The main headline you will see on all sports networks tomorrow will say something about the fact that Miami’s winning streak has been extended to 24 games. But there’s another side to the story no one is talking about that every single sports fan needs to feel sympathetic about: the story of the most jinxed team in the NBA.
We all thought the Cavs’ misfortunes in the late 80s was purely a result of the Greatest Ever, MJ himself, bursting onto the NBA superstardom scene in a long series of destroying Cleveland with his legendary clutch play, including the oft-mentioned running jumper against the Cavs on a series-clinching buzzer beater in 1989 (known as “The Shot”). Turns out a full-on curse spanning two and a half decades has translated all the way to this day, most infamously when today’s greatest NBA player, LeBron James, decided to take his talents to South Beach.
And in their latest morale blow, the Cavs blew a 27-point lead that just so happened to be against LeBron and the reigning NBA champs in the 4th quarter. Because, you know, the Cavs could use more gut-wrenching, soul-crushing defeats – especially against a former legendary ally that betrayed them.
Worst of all, LeBron once again showed the Cavs fans – in Cleveland – what they’ve been missing since his departure, posting another triple-double with 25 points, 12 rebounds and 10 assists. Not quite his monster 48-point performance in his first return to Cleveland since The Decision, but impressive nonetheless. When Cleveland showed some resolve after their severe implosion, they cut Miami’s lead to one with just under five seconds left in the game. And to add insult to injury, the refs made a very dubious call after the ball went out of bounds with two seconds left; the video replay showed LeBron knocking the ball out of bounds, yet possession was somehow granted to the Heat. Cleveland had one more shot to send the game into OT, but CJ Miles’ three-point attempt clanked off the rim – a fittingly symbolic imagery of the continuing misfortunes of this team.
That just seems to be the trend with this Cleveland franchise – they show glimpses of hope, but there just seems to be one bad break after another that sets them back. The fact that this perceived curse spans the generations of Michael Jordan AND LeBron James speaks volumes about how eerily bad the Cavs’ luck has been for several years.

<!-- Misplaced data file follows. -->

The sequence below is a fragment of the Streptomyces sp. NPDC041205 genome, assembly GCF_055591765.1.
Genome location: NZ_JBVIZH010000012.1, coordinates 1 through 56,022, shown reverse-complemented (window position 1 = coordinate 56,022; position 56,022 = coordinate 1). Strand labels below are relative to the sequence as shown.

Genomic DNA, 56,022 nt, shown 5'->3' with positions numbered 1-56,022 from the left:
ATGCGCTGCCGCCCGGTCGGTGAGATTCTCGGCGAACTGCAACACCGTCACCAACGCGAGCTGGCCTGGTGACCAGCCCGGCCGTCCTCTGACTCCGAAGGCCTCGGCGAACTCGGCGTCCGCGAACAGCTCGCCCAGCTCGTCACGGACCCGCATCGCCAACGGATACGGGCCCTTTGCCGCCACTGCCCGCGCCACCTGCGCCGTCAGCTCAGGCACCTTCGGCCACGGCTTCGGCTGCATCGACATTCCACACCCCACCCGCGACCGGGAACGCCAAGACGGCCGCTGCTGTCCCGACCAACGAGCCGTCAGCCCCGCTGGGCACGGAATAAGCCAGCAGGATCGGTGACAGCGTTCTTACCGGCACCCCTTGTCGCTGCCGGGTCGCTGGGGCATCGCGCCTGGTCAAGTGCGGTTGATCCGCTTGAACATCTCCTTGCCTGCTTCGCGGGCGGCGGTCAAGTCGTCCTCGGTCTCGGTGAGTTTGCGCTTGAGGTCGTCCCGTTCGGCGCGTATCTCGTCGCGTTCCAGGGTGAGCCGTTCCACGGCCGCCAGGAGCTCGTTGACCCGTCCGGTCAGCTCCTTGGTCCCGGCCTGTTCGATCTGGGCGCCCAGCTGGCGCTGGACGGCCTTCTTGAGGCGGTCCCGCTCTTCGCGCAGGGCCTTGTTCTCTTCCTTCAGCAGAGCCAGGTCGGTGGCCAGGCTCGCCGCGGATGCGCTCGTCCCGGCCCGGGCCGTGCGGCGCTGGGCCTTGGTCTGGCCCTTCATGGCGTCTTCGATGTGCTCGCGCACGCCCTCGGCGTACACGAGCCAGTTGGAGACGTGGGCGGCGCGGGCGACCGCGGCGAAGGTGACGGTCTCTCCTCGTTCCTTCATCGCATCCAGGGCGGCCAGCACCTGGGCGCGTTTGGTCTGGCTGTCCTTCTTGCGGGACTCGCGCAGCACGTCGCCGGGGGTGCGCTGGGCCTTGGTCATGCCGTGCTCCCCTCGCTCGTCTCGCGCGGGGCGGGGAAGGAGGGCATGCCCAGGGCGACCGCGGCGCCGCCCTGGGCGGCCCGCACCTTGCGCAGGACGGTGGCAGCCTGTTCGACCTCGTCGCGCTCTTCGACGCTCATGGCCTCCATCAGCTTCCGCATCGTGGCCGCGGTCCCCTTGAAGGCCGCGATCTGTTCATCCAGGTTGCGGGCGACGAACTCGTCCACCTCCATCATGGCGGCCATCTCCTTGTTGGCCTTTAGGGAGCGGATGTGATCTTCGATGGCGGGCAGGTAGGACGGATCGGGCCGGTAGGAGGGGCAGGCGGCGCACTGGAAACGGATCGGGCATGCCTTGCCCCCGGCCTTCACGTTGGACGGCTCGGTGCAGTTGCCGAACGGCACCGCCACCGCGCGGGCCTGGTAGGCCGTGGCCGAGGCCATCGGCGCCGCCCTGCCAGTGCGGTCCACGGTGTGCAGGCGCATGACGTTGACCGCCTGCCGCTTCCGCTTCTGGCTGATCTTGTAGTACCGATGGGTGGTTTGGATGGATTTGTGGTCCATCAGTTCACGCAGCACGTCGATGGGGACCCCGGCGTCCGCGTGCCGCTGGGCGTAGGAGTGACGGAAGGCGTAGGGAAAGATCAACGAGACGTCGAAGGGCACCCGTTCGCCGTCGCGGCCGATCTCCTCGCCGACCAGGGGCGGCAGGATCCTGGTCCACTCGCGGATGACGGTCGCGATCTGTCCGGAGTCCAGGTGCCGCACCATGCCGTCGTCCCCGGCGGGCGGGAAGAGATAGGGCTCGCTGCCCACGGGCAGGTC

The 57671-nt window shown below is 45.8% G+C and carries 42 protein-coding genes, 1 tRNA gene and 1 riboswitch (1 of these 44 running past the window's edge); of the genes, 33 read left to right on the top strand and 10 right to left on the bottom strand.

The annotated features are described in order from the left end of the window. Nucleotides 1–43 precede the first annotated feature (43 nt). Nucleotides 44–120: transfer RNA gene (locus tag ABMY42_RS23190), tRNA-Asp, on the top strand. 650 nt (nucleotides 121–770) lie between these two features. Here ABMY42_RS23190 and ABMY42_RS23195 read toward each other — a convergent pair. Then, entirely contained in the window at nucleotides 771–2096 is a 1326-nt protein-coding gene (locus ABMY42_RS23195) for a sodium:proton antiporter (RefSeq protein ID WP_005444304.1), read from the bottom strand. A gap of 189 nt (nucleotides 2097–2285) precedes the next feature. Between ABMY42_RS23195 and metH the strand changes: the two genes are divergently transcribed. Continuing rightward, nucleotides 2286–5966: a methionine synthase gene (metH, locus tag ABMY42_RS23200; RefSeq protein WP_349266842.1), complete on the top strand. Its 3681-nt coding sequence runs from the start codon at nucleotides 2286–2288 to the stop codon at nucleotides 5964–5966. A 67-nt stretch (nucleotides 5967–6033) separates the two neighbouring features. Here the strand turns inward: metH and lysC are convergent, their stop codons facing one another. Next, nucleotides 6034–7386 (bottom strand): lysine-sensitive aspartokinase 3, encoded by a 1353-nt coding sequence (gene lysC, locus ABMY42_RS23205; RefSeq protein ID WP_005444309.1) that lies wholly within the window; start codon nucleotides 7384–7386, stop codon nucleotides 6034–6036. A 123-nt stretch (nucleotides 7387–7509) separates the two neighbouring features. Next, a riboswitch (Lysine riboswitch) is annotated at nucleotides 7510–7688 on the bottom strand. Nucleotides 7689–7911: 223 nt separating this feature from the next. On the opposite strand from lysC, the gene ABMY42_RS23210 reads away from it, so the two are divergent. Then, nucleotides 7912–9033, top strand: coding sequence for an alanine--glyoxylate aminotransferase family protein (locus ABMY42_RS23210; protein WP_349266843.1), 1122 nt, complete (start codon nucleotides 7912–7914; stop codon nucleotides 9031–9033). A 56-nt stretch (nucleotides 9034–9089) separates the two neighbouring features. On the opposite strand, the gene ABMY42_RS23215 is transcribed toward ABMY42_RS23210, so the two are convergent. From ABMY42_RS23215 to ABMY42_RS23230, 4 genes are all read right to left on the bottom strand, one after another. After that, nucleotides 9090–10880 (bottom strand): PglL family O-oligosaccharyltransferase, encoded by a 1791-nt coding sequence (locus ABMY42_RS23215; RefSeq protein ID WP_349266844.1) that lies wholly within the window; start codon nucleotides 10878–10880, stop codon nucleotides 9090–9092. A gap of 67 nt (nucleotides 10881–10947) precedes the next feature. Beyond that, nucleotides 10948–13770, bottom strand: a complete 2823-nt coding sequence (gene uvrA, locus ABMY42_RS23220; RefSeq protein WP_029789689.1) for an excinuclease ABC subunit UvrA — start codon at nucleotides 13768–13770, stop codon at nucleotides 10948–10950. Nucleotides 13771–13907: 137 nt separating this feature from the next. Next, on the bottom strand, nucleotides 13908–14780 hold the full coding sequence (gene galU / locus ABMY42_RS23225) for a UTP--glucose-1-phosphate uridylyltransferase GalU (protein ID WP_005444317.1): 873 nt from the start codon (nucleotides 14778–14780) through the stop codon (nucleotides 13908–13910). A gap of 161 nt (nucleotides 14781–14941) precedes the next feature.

This is the latest misfortune of yet another rough season for Cleveland post LBJ. We all know how bad they’ve been since LeBron’s departure. Hell, some even argue that David Stern felt so bad for them that he fixed the 2011 lottery to help Cleveland land their newest promising All-Star in Kyrie Irving. Their bad luck has translated to both long and short-term affairs – the long-term ones being free agency (or lack thereof) and health (another lack thereof), the short-term being in games. Even in the game vs. Miami tonight, their two best players (and arguably their two lone bright spots) in Irving and Dion Waiters were out with injuries. Irving will likely sit out the rest of the season with an injured shoulder, an injury which took major zest out of the Cavs’ season. And despite Irving’s All-Star season up to that point, the Cavs were still among the league’s worst. Now without both Irving and Waiters, as well as a prior season-ending injury to Anderson Varejao, it’s difficult to imagine a positive outlook for the rest of the season and beyond. When it comes to both in-game luck as well as health, the Cavs can never seem to catch a break.
The lesson here is, if you think your team has had some bad luck, you would be wrong – unless you are in Ohio. And for all the sports analysts that will ramble on and on tomorrow about how this streak will affect the Heat, please stop and consider talking about the worst of Miami’s victims during this winning streak.
To all Cavaliers fans: you will always have my deepest sympathy. That is, until you get 25 years of good luck to balance the last quarter-century out.